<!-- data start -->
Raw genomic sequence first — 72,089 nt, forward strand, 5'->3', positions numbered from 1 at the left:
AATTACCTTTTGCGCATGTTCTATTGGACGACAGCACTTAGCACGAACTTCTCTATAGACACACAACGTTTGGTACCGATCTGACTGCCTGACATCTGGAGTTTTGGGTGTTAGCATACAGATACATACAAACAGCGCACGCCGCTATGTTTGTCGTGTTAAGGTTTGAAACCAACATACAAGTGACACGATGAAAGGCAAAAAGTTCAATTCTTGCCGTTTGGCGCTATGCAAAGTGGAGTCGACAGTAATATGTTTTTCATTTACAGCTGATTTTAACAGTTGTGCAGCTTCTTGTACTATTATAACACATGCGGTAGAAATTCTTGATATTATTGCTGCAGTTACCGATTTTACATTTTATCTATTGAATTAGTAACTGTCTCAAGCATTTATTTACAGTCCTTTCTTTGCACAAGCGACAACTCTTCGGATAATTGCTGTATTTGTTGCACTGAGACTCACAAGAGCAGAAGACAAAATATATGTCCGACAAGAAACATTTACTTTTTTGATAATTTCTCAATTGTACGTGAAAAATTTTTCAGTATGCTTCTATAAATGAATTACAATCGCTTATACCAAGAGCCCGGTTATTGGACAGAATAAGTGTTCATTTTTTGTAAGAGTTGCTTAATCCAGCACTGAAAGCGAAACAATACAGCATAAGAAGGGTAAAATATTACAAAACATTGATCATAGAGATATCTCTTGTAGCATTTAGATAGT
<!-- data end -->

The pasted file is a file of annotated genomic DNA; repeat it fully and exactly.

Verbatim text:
Raw genomic sequence first — 72,089 nt, forward strand, 5'->3', positions numbered from 1 at the left:
AATTACCTTTTGCGCATGTTCTATTGGACGACAGCACTTAGCACGAACTTCTCTATAGACACACAACGTTTGGTACCGATCTGACTGCCTGACATCTGGAGTTTTGGGTGTTAGCATACAGATACATACAAACAGCGCACGCCGCTATGTTTGTCGTGTTAAGGTTTGAAACCAACATACAAGTGACACGATGAAAGGCAAAAAGTTCAATTCTTGCCGTTTGGCGCTATGCAAAGTGGAGTCGACAGTAATATGTTTTTCATTTACAGCTGATTTTAACAGTTGTGCAGCTTCTTGTACTATTATAACACATGCGGTAGAAATTCTTGATATTATTGCTGCAGTTACCGATTTTACATTTTATCTATTGAATTAGTAACTGTCTCAAGCATTTATTTACAGTCCTTTCTTTGCACAAGCGACAACTCTTCGGATAATTGCTGTATTTGTTGCACTGAGACTCACAAGAGCAGAAGACAAAATATATGTCCGACAAGAAACATTTACTTTTTTGATAATTTCTCAATTGTACGTGAAAAATTTTTCAGTATGCTTCTATAAATGAATTACAATCGCTTATACCAAGAGCCCGGTTATTGGACAGAATAAGTGTTCATTTTTTGTAAGAGTTGCTTAATCCAGCACTGAAAGCGAAACAATACAGCATAAGAAGGGTAAAATATTACAAAACATTGATCATAGAGATATCTCTTGTAGCATTTAGATAGT